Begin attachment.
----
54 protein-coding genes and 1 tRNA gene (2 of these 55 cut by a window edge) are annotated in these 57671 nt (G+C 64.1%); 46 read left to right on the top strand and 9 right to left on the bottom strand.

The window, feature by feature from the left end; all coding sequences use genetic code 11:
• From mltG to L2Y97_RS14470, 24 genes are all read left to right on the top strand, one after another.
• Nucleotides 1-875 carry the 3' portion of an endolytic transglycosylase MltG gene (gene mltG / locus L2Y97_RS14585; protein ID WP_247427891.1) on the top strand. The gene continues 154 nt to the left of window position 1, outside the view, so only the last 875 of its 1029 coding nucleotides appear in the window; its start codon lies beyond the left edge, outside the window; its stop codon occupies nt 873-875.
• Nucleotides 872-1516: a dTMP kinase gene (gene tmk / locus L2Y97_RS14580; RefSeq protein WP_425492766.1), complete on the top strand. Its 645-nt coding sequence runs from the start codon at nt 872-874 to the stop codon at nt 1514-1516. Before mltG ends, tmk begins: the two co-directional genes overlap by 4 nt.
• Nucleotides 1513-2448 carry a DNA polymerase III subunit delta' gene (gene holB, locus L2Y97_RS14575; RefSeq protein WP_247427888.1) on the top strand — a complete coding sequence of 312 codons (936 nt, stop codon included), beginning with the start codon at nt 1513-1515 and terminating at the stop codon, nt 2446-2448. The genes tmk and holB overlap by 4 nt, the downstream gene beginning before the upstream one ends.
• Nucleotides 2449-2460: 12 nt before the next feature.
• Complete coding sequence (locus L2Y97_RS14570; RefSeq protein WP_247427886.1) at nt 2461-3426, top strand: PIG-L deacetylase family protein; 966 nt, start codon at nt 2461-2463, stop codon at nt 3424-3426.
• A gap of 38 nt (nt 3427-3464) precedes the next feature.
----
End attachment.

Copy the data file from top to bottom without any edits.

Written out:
54 protein-coding genes and 1 tRNA gene (2 of these 55 cut by a window edge) are annotated in these 57671 nt (G+C 64.1%); 46 read left to right on the top strand and 9 right to left on the bottom strand.

The window, feature by feature from the left end; all coding sequences use genetic code 11:
• From mltG to L2Y97_RS14470, 24 genes are all read left to right on the top strand, one after another.
• Nucleotides 1-875 carry the 3' portion of an endolytic transglycosylase MltG gene (gene mltG / locus L2Y97_RS14585; protein ID WP_247427891.1) on the top strand. The gene continues 154 nt to the left of window position 1, outside the view, so only the last 875 of its 1029 coding nucleotides appear in the window; its start codon lies beyond the left edge, outside the window; its stop codon occupies nt 873-875.
• Nucleotides 872-1516: a dTMP kinase gene (gene tmk / locus L2Y97_RS14580; RefSeq protein WP_425492766.1), complete on the top strand. Its 645-nt coding sequence runs from the start codon at nt 872-874 to the stop codon at nt 1514-1516. Before mltG ends, tmk begins: the two co-directional genes overlap by 4 nt.
• Nucleotides 1513-2448 carry a DNA polymerase III subunit delta' gene (gene holB, locus L2Y97_RS14575; RefSeq protein WP_247427888.1) on the top strand — a complete coding sequence of 312 codons (936 nt, stop codon included), beginning with the start codon at nt 1513-1515 and terminating at the stop codon, nt 2446-2448. The genes tmk and holB overlap by 4 nt, the downstream gene beginning before the upstream one ends.
• Nucleotides 2449-2460: 12 nt before the next feature.
• Complete coding sequence (locus L2Y97_RS14570; RefSeq protein WP_247427886.1) at nt 2461-3426, top strand: PIG-L deacetylase family protein; 966 nt, start codon at nt 2461-2463, stop codon at nt 3424-3426.
• A gap of 38 nt (nt 3427-3464) precedes the next feature.